Spain aims to cut carbon emissions to net zero by 2050, according to a new climate change bill, which sets out an ambitious raft of targets to tackle global warming over the next 30 years.
If the bill gets the go head from Spanish Parliament, at least 70% of the country’s energy will need to come from clean energy sources, such as wind and solar, and all new coal, oil and gas extraction projects will be banned.
The new bill goes hand-in-hand with the Paris Climate Agreement, a global framework to limit global warming to well below 2C, and is also expected to shape the country’s economic recovery from Covid-19.
While the plans are ambitious, Spain has already made great headway into shaking up the electricity market in favour of renewable energies. Consumers have been given more flexibility to switch electricity suppliers, giving green energy companies the opportunity to offer competitive tariffs, while supplying electricity from 100% renewable sources.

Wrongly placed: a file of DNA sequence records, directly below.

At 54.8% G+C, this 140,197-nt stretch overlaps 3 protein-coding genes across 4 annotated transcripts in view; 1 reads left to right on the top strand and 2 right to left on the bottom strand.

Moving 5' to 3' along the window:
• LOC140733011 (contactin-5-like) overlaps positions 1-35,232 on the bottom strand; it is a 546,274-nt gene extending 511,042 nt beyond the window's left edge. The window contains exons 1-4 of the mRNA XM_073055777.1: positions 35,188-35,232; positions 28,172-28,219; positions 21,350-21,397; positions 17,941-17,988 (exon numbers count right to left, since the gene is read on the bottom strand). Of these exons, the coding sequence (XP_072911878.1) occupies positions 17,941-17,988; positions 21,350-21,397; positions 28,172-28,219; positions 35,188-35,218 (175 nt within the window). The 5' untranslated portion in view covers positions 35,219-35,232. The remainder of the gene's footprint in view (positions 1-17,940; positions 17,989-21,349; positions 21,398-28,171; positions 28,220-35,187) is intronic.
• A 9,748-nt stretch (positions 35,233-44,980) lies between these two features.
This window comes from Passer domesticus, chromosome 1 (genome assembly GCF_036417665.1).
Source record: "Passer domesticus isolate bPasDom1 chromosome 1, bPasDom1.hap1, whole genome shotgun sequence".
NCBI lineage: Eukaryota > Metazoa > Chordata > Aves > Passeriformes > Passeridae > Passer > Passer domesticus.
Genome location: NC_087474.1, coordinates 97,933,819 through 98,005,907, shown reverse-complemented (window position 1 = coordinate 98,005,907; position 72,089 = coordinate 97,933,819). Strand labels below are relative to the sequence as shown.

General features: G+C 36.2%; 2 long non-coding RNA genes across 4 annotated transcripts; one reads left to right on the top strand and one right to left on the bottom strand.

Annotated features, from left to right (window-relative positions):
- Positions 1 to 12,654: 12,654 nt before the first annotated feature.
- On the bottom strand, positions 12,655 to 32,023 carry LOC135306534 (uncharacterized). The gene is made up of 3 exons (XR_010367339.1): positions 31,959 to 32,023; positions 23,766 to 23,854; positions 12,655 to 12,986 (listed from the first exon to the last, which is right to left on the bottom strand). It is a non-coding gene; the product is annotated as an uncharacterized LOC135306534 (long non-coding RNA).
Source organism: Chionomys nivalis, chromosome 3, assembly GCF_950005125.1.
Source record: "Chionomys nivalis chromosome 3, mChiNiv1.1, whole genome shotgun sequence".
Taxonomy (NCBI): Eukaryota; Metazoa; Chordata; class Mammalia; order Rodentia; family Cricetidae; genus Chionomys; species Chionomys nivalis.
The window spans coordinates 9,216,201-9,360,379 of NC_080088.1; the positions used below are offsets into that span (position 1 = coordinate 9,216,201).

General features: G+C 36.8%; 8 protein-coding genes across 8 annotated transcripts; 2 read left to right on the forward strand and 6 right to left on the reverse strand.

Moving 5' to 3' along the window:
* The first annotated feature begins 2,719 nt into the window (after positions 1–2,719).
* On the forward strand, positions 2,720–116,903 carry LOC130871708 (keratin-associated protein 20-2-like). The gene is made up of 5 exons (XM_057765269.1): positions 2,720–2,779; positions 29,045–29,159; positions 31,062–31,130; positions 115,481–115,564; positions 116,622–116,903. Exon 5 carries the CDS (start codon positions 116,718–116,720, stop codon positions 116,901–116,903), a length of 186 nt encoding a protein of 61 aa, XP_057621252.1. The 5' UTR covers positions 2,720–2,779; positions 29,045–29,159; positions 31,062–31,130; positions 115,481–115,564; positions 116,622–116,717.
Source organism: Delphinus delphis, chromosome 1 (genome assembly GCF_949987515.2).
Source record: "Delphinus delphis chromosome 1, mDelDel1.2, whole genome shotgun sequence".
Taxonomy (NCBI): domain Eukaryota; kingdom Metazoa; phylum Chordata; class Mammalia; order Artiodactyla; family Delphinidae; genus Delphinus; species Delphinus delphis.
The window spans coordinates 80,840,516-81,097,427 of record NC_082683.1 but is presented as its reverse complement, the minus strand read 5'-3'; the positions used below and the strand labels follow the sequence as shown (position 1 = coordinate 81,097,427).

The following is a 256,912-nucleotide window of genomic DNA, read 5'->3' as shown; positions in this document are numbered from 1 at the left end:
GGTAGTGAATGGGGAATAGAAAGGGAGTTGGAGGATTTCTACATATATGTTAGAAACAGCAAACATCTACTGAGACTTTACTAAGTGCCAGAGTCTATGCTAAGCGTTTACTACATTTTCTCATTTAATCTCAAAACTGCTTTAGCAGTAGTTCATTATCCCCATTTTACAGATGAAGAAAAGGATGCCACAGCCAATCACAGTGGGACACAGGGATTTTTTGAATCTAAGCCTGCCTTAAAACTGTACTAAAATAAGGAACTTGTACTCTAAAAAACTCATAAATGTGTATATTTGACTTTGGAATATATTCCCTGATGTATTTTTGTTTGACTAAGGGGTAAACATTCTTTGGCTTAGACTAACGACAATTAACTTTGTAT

And, more recently, the removal of Spain’s infamous ‘sun tax’ has paved the way for more businesses and households to generate their own electricity using solar roof panels. With more than 300 days of sun per year, Spain provides the perfect location for generating electricity from solar power.
The former taxes and complex legislation had previously made the process of installing and using solar PV panels prohibitive but thanks to the abolition of these taxes more and more consumers are choosing to invest in solar energy as a way of saving money and taking a step towards sustainable living.
The new legislation on solar PV panels even goes a stage further and allows those who generate solar energy to be financially compensated for any surplus energy they produce, which can then be fed into the National Grid.
In addition to the legislative changes, which empower businesses and consumers to be able to generate and consume renewable energy, the government is also committing to installing a minimum of 3,000 MW of wind and solar power capacity, each year for the next ten years.
Speaking about Spain’s environmental aims, Laurence Tubiana, chief executive of the European Climate Foundation said: “By planning on going carbon neutral, Spain shows that the battle against climate change is deadly serious, that they are ready to step up and plan to reap the rewards of decarbonisation.”